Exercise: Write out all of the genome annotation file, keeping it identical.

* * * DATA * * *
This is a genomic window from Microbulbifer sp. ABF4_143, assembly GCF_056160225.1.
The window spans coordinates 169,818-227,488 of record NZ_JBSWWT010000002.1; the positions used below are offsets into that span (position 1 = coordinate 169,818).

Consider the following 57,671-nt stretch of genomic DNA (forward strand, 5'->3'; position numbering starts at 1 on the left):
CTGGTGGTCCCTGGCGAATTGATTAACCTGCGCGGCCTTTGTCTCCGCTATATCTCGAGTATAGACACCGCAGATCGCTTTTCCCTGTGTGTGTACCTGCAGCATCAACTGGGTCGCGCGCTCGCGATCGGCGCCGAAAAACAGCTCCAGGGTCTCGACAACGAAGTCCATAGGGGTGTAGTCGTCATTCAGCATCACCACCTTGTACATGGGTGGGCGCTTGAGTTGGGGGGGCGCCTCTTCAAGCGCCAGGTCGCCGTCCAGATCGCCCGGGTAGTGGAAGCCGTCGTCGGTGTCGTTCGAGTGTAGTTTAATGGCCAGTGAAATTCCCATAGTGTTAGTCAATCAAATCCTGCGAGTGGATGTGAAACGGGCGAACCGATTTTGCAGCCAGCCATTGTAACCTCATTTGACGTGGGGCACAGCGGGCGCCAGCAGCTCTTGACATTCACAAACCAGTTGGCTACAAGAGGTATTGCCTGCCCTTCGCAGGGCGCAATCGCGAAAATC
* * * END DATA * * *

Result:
This is a genomic window from Microbulbifer sp. ABF4_143, assembly GCF_056160225.1.
The window spans coordinates 169,818-227,488 of record NZ_JBSWWT010000002.1; the positions used below are offsets into that span (position 1 = coordinate 169,818).

Consider the following 57,671-nt stretch of genomic DNA (forward strand, 5'->3'; position numbering starts at 1 on the left):
CTGGTGGTCCCTGGCGAATTGATTAACCTGCGCGGCCTTTGTCTCCGCTATATCTCGAGTATAGACACCGCAGATCGCTTTTCCCTGTGTGTGTACCTGCAGCATCAACTGGGTCGCGCGCTCGCGATCGGCGCCGAAAAACAGCTCCAGGGTCTCGACAACGAAGTCCATAGGGGTGTAGTCGTCATTCAGCATCACCACCTTGTACATGGGTGGGCGCTTGAGTTGGGGGGGCGCCTCTTCAAGCGCCAGGTCGCCGTCCAGATCGCCCGGGTAGTGGAAGCCGTCGTCGGTGTCGTTCGAGTGTAGTTTAATGGCCAGTGAAATTCCCATAGTGTTAGTCAATCAAATCCTGCGAGTGGATGTGAAACGGGCGAACCGATTTTGCAGCCAGCCATTGTAACCTCATTTGACGTGGGGCACAGCGGGCGCCAGCAGCTCTTGACATTCACAAACCAGTTGGCTACAAGAGGTATTGCCTGCCCTTCGCAGGGCGCAATCGCGAAAATC